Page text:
PimaLib_ChristineR Jan 07, 2021

Novik has written another intriguing fantasy in A Deadly Education with a creative setting and interesting characters. El (Galadriel) is a dark magician who has earned a spot in the Scholomance. Before you go worrying that this is another Harry Potter knockoff, know that the Scholomance is a character in itself. The school, once entered is inescapable until graduation, and then only for a select few. In the intervening years the school actively tries to kill the students.

El is one of the strongest magicians there but because her magic is darkly aligned, and she's a complete jerk, she is on her own. Magicians on their own never get out of the school because they have only their own magic, which they painstakingly gather, to use; and they have no one to watch their back, making showering and sometimes eating, nearly impossible. El forms an unlikely alliance with Orion Lake, a magician from one of the large groups to which all magicians aspire, meaning he has a nearly unlimited supply on which to draw and is able to live a nearly normal life, when he's not throwing himself into danger.

Novik plays off the relationship between the two to explore the idea of privilege and power, while still writing a straight ahead magical adventure that kept me enthralled. So, it's somewhat ironic that the book has come under attack for some thoughtless content coming from a place of white privilege. Let's get into these (and keep in mind I'm coming from the same place so take my thoughts with a grain of salt).

Novik has already apologized publicly for creating a sort of monster that lives in hair, but which is specifically associated with dreadlocks--pretty thoughtless blunder. One for which she has not been called out is that, like all of her books I have read so far, there is not a single non-hetero, non-cisgender person. In her earlier works, that may have been a function of the historical setting (hiding differences to survive) and limited characters, but there's really no excuse for it here, and unfortunately, it has set it up so that if this is rectified in the rest of the series, it comes off as afterthought.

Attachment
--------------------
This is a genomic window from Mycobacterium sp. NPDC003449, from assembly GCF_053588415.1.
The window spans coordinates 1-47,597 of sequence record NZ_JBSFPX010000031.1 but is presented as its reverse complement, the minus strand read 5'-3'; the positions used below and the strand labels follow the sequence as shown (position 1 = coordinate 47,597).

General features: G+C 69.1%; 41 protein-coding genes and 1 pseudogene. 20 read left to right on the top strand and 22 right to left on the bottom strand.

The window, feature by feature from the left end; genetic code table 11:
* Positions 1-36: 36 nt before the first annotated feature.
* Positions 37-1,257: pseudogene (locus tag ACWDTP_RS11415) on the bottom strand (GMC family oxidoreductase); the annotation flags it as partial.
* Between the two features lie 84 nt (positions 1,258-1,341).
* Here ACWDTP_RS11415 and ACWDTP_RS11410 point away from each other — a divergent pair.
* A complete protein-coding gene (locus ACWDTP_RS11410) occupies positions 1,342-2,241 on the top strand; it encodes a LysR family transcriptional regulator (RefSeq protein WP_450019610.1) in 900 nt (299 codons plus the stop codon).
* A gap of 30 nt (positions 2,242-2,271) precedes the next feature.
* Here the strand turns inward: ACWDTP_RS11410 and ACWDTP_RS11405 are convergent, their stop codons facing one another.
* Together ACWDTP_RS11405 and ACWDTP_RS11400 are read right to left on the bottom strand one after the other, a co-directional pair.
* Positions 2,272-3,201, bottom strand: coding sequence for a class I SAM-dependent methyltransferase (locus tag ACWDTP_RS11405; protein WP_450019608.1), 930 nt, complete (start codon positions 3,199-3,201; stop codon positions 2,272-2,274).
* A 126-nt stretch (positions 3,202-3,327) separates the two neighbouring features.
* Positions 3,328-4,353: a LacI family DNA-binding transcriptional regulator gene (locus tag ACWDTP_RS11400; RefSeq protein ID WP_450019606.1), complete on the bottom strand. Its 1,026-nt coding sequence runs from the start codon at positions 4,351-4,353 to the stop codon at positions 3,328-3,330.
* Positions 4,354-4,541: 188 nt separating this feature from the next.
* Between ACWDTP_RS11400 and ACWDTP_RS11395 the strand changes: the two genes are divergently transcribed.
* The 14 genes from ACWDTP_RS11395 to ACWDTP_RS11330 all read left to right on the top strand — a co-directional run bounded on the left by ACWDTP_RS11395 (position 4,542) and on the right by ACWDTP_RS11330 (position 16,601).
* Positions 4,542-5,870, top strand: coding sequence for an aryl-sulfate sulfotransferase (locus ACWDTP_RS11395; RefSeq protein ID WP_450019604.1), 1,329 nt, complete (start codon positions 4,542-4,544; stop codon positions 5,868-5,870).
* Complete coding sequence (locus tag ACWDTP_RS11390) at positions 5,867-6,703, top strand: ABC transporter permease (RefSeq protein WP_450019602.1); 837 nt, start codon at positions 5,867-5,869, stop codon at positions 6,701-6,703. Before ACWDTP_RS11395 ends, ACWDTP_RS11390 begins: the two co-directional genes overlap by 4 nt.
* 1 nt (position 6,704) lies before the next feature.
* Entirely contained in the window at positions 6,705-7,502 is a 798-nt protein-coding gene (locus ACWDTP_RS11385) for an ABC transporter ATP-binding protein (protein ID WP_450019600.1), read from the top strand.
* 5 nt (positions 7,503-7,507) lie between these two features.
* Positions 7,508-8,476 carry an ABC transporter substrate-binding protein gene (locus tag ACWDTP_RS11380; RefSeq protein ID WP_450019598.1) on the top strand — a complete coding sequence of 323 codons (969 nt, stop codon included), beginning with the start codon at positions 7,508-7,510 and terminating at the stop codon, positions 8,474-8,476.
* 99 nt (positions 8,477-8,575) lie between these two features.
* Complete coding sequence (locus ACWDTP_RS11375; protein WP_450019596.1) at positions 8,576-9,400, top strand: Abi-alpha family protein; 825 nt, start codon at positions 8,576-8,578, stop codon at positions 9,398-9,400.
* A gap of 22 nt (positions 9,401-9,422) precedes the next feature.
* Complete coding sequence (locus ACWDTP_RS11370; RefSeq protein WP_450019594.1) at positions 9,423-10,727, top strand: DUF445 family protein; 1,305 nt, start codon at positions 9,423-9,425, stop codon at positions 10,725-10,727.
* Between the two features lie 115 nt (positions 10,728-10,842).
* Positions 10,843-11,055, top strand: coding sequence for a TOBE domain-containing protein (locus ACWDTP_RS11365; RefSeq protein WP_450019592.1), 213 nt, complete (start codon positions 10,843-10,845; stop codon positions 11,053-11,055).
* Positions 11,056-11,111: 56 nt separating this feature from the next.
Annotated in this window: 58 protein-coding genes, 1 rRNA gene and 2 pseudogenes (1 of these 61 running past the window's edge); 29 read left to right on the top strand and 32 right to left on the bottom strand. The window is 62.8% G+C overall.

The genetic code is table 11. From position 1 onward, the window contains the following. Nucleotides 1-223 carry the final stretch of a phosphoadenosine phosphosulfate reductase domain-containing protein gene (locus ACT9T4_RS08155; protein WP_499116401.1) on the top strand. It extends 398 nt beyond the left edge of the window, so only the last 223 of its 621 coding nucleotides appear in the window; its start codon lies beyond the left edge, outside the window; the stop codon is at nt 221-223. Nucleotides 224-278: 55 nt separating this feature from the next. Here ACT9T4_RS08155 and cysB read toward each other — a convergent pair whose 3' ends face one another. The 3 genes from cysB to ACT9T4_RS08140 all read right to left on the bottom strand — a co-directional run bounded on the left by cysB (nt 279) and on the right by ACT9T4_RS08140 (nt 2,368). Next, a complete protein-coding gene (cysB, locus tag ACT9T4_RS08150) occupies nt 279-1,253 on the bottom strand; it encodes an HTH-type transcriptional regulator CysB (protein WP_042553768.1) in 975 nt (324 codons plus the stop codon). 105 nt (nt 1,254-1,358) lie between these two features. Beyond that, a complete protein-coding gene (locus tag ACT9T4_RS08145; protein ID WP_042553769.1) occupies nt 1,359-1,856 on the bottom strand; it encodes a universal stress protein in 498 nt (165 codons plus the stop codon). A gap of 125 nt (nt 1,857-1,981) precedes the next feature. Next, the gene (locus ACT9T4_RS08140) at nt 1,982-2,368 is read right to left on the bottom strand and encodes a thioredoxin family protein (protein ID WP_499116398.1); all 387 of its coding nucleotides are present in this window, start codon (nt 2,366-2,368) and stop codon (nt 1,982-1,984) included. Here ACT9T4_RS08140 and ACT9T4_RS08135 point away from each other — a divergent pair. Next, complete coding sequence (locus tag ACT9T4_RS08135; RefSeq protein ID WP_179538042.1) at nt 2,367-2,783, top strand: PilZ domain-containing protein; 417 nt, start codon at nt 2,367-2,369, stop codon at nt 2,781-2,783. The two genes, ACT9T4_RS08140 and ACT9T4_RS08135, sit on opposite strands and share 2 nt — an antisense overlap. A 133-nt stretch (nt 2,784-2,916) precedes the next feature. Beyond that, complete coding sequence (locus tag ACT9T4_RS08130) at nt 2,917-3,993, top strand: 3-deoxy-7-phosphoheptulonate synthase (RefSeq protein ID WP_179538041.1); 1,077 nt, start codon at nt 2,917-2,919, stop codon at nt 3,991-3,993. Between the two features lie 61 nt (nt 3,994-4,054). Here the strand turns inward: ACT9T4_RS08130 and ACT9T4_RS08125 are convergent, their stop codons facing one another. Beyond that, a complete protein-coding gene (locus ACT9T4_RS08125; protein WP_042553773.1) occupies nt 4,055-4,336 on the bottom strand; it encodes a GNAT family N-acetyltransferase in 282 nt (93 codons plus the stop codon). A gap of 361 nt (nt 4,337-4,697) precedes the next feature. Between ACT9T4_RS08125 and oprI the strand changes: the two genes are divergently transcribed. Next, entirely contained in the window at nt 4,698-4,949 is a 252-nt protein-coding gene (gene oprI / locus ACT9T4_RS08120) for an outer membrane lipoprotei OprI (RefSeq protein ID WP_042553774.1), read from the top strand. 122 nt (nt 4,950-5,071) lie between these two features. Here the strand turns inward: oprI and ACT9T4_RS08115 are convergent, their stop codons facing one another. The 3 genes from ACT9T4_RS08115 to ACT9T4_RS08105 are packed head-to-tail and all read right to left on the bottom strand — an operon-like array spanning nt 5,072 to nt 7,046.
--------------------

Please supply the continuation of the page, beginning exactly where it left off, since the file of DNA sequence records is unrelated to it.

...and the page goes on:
Regarding some of the other charges against the book though, I have to take exception. Reviewers have complained because while students come from all over the world, El identifies them as "the Mandarin speakers" or the "the Arabic speakers" and equate El's worldview (people are identified by how they might be valuable to El) with the author's worldview. I have as much respect for these reviewers as I do for people who don't believe that men can write about young women characters, and by logical extension believe that Stephen King must be a clown who lives in the sewers. Characters, and certainly this unlikable main character, will often have views that aren't socially acceptable, but it is not the job of the author to make every character perfect, it is their job to make them real, and Novik has succeeded admirably.

In all, there are definitely problems with the text that cannot be overlooked; Novik has written a page-turner novel that looks at real social and racial issues, even as it falls prey to Novik's own unseen biases.

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Selfish of me, you’ll say, to be contemplating with murderous intent the hero responsible for the continued survival of a quarter of our class. Well, too bad for the losers who couldn’t stay afloat without his help. We’re not meant to all survive, anyway. The school has to be fed somehow.